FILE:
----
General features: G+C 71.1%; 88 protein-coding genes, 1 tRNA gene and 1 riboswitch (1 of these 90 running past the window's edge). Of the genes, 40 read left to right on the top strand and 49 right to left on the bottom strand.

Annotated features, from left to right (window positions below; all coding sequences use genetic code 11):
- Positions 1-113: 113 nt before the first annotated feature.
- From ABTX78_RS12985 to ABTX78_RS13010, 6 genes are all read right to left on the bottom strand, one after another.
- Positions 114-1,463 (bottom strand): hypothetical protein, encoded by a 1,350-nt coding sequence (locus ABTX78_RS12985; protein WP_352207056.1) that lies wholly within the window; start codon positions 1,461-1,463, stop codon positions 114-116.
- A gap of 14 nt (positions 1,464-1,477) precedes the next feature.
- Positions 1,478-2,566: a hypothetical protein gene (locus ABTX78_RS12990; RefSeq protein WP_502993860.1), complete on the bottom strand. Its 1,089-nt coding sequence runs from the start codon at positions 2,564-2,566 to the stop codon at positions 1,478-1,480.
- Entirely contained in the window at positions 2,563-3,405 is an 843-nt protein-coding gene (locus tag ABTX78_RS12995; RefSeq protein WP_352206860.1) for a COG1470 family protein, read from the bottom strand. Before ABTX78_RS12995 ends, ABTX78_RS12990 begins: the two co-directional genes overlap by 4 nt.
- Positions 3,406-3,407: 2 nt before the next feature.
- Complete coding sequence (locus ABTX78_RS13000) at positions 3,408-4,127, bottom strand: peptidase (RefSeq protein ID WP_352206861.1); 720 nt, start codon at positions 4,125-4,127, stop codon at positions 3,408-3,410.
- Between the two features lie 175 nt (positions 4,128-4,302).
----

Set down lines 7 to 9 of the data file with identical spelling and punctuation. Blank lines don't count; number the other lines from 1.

- Positions 1,478-2,566: a hypothetical protein gene (locus ABTX78_RS12990; RefSeq protein WP_502993860.1), complete on the bottom strand. Its 1,089-nt coding sequence runs from the start codon at positions 2,564-2,566 to the stop codon at positions 1,478-1,480.
- Entirely contained in the window at positions 2,563-3,405 is an 843-nt protein-coding gene (locus tag ABTX78_RS12995; RefSeq protein WP_352206860.1) for a COG1470 family protein, read from the bottom strand. Before ABTX78_RS12995 ends, ABTX78_RS12990 begins: the two co-directional genes overlap by 4 nt.
- Positions 3,406-3,407: 2 nt before the next feature.